• Distribute posters on cervical health essentials to waiting rooms 
  • Advertise free community seminars on women's cancer prevention

Business Engagement Ideas 

  • Encourage HPV vaccination through workplace wellness programs 
  • Email flyers to staff on cervical screening guidelines 
  • Sponsor mobile van offering low-cost Pap tests 
  • Support employee smoking cessation initiatives 

Legislative Engagement Tips 

  • Advocate to improve funding for women's health screening programs 
  • Urge representatives to support cervical cancer/HPV education 
  • Promote policies expanding vaccine access/affordability 

Get involved locally to empower women’s cervical wellness where you live. Small actions collectively make a large impact. 

Raising global awareness of cervical cancer is a multifaceted approach that involves education, advocacy, and community engagement to improve early detection, and ultimately save lives.

Share Facts to Foster Cervical Health 

As a trusted friend, partner, family member, clinician or community leader, you can use your influence to promote cervical wellbeing. 

Here are important facts to discuss[3][11]

  • Cervical cancer was once a top women’s cancer killer - now there’s a pathway to make it highly preventable 
  • HPV vaccination is crucial to protect the next generation from cervical disease 
  • embarrassments about sexuality or cancer fears should not deter lifesaving Pap/HPV testing 
  • cervical screening guidelines evolve based on latest medical evidence - stay updated 
  • abnormal results happen commonly - address needed follow up to stay healthy 
  • cervical cell changes and early cancer don’t always cause symptoms - that’s why routine screening matters 
  • smoking and sexual health risks affect cervical/HPV cancer susceptibility at any age 
  • community action, awareness and political engagement fuel progress preventing cervical malignancies 

Share quality information and help break down barriers to optimal prevention. Our united voices foster healthier futures worldwide. 

References: 

[1] “What Is Cervical Cancer?” National Cancer Institute, Cancer.gov, 15 June 2023, www.cancer.gov/types/cervical.

[2] Prendiville, Walter, and Rengaswamy Sankaranarayanan. “Anatomy of the Uterine Cervix and the Transformation Zone.” Nih.gov, International Agency for Research on Cancer, 2017, www.ncbi.nlm.nih.gov/books/NBK568392/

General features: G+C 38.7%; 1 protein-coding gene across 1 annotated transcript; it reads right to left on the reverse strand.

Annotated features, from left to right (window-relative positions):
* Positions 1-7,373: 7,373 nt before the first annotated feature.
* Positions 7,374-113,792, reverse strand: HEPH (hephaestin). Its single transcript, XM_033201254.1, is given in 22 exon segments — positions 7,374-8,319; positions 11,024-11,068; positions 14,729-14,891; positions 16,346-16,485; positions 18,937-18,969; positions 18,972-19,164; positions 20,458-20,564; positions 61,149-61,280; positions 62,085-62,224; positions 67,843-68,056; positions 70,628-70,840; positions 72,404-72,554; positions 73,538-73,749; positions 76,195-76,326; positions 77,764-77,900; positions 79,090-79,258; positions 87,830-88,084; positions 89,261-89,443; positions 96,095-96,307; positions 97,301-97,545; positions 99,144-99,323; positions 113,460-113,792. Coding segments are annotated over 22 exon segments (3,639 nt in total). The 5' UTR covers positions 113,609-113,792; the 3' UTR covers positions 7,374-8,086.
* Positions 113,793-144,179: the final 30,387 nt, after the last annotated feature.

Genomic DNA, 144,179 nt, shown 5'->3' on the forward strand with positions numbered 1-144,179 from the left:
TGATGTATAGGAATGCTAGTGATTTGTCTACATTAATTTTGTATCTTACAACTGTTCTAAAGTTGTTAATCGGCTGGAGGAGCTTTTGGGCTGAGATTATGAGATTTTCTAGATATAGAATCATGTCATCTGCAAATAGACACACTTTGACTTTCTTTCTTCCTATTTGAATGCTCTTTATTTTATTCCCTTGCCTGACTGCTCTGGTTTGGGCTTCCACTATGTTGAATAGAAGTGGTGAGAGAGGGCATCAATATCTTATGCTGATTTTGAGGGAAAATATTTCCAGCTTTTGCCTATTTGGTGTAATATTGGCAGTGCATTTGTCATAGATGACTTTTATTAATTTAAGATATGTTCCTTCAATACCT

[3] Banks, Kellon S et al. “Knowledge and Awareness about Cervical Cancer and Human Papillomavirus among Women Living in Macon County, Alabama.” Journal of healthcare, science and the humanities vol. 12,1 (2022): 13-40. 

[4] CDC. “Cancers Caused by HPV .” Centers for Disease Control and Prevention, 17 Mar. 2023, www.cdc.gov/hpv/parents/cancer.html

[5] “Cervical Cancer Screening Doubles When Under-Screened Women Are Mailed Testing Kits - UNC Gillings School of Global Public Health.” UNC Gillings School of Global Public Health, 12 May 2023, 
sph.unc.edu/sph-news/cervical-cancer-screening-doubles-when-under-screened-women-are-mailed-testing-kits/. 

[6] “Cervical Cancer Causes, Risk Factors, and Prevention.” National Cancer Institute, Cancer.gov, 18 Aug. 2023, www.cancer.gov/types/cervical/causes-risk-prevention

[7] What Can I Do to Reduce My Risk of Cervical Cancer? 2024, 
www.cdc.gov/cancer/cervical/basic_info/prevention.htm

[8] “Can Cervical Cancer Be Prevented | Ways to Prevent Cervical Cancer.” Cancer.org, 2024, www.cancer.org/cancer/types/cervical-cancer/causes-risks-prevention/prevention.html

[9] “Cervical Cancer Prognosis and Survival Rates.” National Cancer Institute, Cancer.gov, 27 Apr. 2023, www.cancer.gov/types/cervical/survival

[10] Black, M., et al. “Community-Based Strategies to Promote Cervical Cancer Screening.” Nih.gov, Centre for Reviews and Dissemination (UK), 2014, 
www.ncbi.nlm.nih.gov/books/NBK68246/

[11] Ferrall, Louise et al. “Cervical Cancer Immunotherapy: Facts and Hopes.” Clinical cancer research : an official journal of the American Association for Cancer Research vol. 27,18 (2021): 4953-4973. doi:10.1158/1078-0432.CCR-20-2833